# Frequencies/percentages different from zero - which test?

I conducted an experiment and had participants indicate binary judgments by either pressing "1" or "0" when seeing different types of stimuli. Now I want to test whether the proportions of number presses differ from chance likelihood of 50% for the different stimulus conditions. My supervisor always used to run a one-sample t-test against 0.5 on the subject-level aggregated data (with the resulting mean representing the percentage of 1-presses); however, I am wondering this is the best way to do it. Since I am dealing with a binary variable (1/0), wouldn't it be more appropriate to run a chi-square goodness of fit test on the unaggregated data? Any input is highly appreciated!

[Update] This is a fictive example for my data structure:

Subj    type    response
1   target_top      1
1   target_bottom   0
1   target_bottom   0
1   target_top      1
1   target_bottom   0
1   target_top      1
2   target_bottom   0
2   target_top      0
2   target_top      0
2   target_bottom   1
2   target_bottom   1
2   target_top      0


As can be seen, it is a repeated measures design. Stimuli differ in their vertical position and we test the hypothesis that spatial position influences judgments (i.e., for example, 1-presses when presented on top position significantly differ from chance likelihood).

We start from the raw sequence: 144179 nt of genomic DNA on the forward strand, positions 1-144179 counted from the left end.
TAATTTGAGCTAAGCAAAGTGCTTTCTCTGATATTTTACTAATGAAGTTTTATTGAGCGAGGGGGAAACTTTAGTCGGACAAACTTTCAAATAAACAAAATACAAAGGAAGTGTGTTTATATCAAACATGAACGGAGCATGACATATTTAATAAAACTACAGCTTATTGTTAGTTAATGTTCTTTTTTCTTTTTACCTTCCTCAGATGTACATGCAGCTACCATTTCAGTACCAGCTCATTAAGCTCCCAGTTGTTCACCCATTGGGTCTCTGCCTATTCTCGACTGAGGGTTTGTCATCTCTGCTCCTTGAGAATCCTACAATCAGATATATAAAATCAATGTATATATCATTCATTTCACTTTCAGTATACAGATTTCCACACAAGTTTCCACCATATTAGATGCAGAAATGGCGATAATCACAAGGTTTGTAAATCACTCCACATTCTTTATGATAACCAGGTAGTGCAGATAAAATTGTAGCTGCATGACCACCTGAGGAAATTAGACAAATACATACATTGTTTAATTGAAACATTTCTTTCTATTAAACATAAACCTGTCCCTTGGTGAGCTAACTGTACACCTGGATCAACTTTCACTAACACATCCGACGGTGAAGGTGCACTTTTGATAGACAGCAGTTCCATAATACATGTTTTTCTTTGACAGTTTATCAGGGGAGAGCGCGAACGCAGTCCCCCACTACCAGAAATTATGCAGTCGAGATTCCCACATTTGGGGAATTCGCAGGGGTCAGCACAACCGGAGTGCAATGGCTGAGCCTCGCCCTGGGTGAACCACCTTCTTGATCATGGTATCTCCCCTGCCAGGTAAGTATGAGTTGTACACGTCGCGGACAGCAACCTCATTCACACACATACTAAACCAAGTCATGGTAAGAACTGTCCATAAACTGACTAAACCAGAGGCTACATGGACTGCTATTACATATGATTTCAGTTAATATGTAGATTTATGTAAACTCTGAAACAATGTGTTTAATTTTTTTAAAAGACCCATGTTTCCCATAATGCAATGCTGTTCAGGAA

• Could you perhaps add a (fictive) small data sample for 1-2 participants so that we can grasp the data structure? What research question(s) are you trying to answer by the hypotheses tests? Oct 24 '18 at 18:34
• Your update is about a completely different question from your title. What exactly do your want to do? Perhaps you need to edit the title? Oct 25 '18 at 11:21
• Thank you, I have changed the title now and please excuse the previous misunderstanding! I am interested in testing whether the observed frequencies of pressing the respective buttons (whether in relative or absolute terms) differs significantly from chance. Oct 25 '18 at 12:54

The presumptive appropriate approach would be mixed effects logistic regression, where the dependent variable is Response, the independent variable is Type, and Subject is treated as the random subject. This is the approach described in the answer by @Noah.

Using a simple chi-square goodness-of-fit test or binomial test ignores the fact that the same subject is responding several times.

A t-test is probably not a good solution considering that the dependent variable is binomial and not continuous, as well as the fact that a t-test ignores the repeated responses by each subject.

My inclination is to use multilevel logistic regression. Your outcome is whether the observation was 0 or 1. Your level-1 predictor is the target location. Your clustering variable is participant ID. Alternatively, logistic regression with cluster-robust standard errors or fixed effects for participant ID would work as well.

Your output would be a coefficient on target location, which indicates the difference in the log odds of selecting 1 vs. 0 between the target locations, and a constant, which would represent the probability of selecting 1 in the baseline target location. With these, you could transform the log odds ratio into a difference in probabilities, but the significance test on the coefficient would be the test of whether target location affects the probability of selecting 0 or 1.